- Washington, DC, appeared to take a breather Thursday following days of unrest and clashes between protesters and law-enforcement officials in demonstrations against police brutality.
- Though the nation’s capital remained peaceful, protesters outside the White House said the increased security made them uneasy.
- “I’m really concerned that military has been brought in and the National Guard – I think that’s a really radical step,” said Lia Cheek, 32, who took the day off work to protest. “Part of me feels like it’s turning into a military state.”
- A firestorm is also brewing over the sudden appearance of unmarked federal law-enforcement officials in the area, some of whom were later identified as being from the Bureau of Prisons.
- A law-enforcement veteran said that it’s “incredibly unusual” for such officials to be deployed to Washington and that it’s “deeply troubling” that some tried to conceal their identities.
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For a moment, Washington, DC, on Thursday appeared to take a breather following days of unrest and clashes between protesters and law-enforcement officials during demonstrations against police brutality.
The biggest resistance these forces encountered Thursday was the heat. Temperatures climbed above 90 degrees Fahrenheit, and the looming threat of thunderstorms in the nation’s capital seemed to bring at least some measure of calm.
But another storm is brewing across the country, with protests continuing from coast to coast connected to the Memorial Day death of George Floyd while in Minneapolis police custody. His memorial service Thursday in Minnesota drew the Rev. Al Sharpton for a eulogy, while growing anger over President Donald Trump’s response to the protests have added fresh doubts about his own reelection prospects.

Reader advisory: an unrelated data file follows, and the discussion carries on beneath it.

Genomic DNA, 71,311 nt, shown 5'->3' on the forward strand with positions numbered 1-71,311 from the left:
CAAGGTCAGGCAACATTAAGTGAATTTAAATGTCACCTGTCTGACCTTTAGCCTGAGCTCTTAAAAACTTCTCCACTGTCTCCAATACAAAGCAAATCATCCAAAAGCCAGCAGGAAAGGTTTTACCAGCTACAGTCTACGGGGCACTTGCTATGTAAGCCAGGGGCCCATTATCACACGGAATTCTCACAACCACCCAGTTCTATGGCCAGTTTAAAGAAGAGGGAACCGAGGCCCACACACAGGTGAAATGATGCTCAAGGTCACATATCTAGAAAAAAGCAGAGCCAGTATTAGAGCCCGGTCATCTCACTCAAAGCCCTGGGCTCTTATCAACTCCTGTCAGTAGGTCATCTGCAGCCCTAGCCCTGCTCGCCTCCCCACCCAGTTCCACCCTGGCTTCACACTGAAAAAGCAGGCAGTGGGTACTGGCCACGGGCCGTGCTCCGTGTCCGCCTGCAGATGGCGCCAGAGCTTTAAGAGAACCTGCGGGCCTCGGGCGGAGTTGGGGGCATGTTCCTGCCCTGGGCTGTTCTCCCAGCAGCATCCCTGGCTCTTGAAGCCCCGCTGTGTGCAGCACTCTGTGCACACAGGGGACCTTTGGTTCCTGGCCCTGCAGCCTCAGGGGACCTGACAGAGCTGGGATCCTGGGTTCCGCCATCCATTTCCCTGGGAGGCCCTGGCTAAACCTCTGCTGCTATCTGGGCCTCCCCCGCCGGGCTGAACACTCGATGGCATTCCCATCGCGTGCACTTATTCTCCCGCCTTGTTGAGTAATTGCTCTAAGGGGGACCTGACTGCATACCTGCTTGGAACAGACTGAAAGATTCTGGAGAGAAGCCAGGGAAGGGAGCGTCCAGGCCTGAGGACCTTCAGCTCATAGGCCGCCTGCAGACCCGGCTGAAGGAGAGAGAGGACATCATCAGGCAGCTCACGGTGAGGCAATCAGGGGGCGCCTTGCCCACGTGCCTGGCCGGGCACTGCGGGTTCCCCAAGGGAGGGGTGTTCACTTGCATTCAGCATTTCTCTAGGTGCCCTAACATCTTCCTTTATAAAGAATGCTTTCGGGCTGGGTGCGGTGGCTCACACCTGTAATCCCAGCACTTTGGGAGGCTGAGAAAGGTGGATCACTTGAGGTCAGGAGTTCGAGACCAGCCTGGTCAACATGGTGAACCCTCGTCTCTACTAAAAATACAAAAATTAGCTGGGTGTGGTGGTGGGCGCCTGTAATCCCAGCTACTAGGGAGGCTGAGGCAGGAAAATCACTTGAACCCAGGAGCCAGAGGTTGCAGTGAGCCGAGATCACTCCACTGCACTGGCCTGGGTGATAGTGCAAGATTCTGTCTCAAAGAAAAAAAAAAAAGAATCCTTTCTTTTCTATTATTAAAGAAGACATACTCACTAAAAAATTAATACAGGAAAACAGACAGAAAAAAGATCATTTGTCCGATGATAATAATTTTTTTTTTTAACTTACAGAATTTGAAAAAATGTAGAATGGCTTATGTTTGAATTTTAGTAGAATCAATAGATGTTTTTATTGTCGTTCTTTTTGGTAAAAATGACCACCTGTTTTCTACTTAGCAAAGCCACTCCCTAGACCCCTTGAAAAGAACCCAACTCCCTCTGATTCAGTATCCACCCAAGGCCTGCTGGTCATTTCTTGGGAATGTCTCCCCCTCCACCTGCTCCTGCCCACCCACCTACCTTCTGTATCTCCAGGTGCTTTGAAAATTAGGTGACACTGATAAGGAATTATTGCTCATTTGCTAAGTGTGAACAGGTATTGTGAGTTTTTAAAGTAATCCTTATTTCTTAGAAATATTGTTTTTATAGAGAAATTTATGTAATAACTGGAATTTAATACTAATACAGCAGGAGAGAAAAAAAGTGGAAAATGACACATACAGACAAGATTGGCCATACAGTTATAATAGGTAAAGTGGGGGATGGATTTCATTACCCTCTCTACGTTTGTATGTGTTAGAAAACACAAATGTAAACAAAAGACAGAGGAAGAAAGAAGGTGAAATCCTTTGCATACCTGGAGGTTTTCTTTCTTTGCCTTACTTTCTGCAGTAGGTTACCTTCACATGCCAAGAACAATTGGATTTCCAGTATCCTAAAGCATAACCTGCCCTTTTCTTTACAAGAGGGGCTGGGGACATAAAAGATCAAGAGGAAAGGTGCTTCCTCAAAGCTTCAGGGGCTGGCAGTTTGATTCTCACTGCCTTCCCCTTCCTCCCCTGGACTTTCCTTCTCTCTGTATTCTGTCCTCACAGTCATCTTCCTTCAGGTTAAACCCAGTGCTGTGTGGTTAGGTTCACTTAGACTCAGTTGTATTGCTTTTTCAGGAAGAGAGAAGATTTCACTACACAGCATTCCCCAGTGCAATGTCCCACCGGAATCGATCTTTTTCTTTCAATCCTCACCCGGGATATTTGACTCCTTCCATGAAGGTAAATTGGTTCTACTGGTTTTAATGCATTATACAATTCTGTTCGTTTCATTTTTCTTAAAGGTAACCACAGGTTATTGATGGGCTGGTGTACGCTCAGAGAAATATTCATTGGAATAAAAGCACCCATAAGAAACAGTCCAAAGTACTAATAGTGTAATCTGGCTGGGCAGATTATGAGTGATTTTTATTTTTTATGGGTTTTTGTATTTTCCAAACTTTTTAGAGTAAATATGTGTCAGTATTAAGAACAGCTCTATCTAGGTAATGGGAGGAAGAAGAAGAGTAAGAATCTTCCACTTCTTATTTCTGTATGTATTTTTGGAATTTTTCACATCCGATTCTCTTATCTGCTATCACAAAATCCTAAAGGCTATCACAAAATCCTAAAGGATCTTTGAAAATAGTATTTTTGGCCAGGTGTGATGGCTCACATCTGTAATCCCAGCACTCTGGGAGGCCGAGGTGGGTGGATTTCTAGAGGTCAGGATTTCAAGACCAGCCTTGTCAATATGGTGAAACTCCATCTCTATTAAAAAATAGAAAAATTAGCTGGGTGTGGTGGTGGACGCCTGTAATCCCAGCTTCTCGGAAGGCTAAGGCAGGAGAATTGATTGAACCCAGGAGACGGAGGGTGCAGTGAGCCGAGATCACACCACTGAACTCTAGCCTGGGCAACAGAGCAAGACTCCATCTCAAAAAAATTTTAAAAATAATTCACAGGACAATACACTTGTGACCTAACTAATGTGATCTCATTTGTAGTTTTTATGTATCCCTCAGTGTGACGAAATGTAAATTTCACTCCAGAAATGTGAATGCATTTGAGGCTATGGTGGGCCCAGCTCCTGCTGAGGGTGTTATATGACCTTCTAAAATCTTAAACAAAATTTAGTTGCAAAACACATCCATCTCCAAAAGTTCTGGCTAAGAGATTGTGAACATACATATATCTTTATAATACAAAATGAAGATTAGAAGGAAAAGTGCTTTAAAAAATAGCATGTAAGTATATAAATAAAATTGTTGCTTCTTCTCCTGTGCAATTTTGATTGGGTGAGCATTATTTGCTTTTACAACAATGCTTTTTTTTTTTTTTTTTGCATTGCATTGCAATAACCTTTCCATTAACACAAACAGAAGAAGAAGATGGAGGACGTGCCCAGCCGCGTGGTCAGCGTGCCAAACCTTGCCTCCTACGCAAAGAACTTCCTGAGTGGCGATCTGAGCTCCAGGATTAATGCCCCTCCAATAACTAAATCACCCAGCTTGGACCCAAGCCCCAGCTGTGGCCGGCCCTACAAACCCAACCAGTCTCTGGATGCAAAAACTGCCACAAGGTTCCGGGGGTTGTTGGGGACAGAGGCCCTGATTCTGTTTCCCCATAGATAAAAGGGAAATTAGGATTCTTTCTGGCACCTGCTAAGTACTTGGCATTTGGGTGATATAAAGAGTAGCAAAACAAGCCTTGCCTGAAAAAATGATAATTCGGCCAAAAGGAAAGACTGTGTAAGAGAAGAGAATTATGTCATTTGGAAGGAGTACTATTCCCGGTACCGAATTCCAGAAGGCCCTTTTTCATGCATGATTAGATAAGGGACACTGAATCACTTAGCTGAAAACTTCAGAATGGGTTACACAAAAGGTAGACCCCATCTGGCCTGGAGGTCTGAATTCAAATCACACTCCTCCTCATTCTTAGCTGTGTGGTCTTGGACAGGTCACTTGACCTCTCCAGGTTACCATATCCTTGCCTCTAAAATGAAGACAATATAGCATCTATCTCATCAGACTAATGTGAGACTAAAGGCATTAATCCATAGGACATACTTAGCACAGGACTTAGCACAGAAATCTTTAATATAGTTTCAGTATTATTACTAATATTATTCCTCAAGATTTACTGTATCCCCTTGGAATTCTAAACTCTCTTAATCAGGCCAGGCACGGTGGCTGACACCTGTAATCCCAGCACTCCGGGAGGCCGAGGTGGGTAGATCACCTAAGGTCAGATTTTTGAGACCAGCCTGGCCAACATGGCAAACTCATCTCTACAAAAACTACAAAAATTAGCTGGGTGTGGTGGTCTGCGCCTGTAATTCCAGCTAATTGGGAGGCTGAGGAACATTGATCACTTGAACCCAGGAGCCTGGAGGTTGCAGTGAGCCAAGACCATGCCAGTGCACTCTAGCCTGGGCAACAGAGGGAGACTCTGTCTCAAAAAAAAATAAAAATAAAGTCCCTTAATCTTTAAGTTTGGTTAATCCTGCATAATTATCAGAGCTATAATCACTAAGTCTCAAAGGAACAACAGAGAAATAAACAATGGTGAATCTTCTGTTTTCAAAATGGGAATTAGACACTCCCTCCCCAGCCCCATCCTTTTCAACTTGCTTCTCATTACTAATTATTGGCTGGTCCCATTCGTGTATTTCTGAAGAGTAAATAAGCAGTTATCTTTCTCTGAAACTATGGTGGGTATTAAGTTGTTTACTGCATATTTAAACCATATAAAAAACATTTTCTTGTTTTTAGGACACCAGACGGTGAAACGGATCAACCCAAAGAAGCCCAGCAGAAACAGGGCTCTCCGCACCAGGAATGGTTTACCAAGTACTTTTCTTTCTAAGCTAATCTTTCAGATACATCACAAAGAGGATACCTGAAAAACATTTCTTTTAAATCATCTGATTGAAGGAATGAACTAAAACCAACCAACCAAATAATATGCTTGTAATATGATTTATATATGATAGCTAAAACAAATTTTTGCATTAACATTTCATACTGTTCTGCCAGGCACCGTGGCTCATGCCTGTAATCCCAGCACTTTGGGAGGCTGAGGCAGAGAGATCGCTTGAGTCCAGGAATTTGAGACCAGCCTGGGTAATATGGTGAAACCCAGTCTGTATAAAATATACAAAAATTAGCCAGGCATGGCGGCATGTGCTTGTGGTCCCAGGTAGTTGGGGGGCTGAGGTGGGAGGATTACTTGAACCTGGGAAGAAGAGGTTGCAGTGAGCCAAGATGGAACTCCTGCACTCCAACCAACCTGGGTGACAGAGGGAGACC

Washington had been a ghost town since March because of the coronavirus pandemic. Now, it resembles a police state following the recent appearance of unmarked federal law-enforcement officers patrolling the streets and guarding important government landmarks.
Against that larger backdrop, about a hundred demonstrators gathered for a peaceful protest outside the White House shortly after noon while a smattering of Secret Service and US Park Police patrolled Lafayette Square on the other side of a tall new fence erected to block the area off from protesters.
Reporters gathered outside the boarded-up St. John’s Church, which Trump used Monday as the setting for his widely criticised photo op in which he held aloft a Bible after federal agents cleared protesters from the scene with gas and rubber bullets. A few park police officers lounged on shady benches, which were theirs for the taking after tourists and locals were barred from the area.